All Linux programs read their "terminal input" from STDIN
and send their "normal output" to STDOUT
and their "error-message or status output" to STDERR
All three of these names are "standard file-handles" which all
You can therefore "stuff" any program with a set of responses by "piping" input into them, or by using the shell to "redirect" their STDIN from some other source.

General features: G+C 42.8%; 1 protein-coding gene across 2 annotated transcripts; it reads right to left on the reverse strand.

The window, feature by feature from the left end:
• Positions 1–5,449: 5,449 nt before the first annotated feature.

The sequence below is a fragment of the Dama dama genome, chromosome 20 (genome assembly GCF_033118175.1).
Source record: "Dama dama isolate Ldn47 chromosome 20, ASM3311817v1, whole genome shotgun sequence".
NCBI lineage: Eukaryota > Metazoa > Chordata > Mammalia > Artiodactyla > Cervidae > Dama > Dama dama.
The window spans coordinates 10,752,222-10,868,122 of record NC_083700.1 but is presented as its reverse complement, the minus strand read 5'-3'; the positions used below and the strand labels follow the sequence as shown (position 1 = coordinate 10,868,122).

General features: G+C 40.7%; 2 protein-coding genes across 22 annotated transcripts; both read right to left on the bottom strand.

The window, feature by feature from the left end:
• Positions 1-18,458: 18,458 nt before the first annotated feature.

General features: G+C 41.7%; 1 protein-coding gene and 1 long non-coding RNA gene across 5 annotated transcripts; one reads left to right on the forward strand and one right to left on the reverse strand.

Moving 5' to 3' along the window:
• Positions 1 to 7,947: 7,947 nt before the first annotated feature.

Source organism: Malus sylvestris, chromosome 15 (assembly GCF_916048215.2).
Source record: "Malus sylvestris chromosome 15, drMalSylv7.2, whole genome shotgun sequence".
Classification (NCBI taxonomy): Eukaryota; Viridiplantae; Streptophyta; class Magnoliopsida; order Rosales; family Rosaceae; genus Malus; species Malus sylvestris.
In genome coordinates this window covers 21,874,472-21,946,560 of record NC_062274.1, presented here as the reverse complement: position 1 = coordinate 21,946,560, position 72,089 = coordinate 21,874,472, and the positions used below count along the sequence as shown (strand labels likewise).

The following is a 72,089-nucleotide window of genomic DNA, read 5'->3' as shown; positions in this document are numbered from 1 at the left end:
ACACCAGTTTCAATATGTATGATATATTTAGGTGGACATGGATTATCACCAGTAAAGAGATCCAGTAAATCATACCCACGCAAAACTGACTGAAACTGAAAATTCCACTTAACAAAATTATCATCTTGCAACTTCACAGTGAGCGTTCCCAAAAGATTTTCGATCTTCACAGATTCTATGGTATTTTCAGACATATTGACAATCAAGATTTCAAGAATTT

Look up the bash-shell operators "|"
it is a vertical-bar); and "<", ">",
(which allow you to redirect the input and output and error streams).
I am "redirecting"
your question because there is a lot
of existing material out there which explains the concept very much better than I can.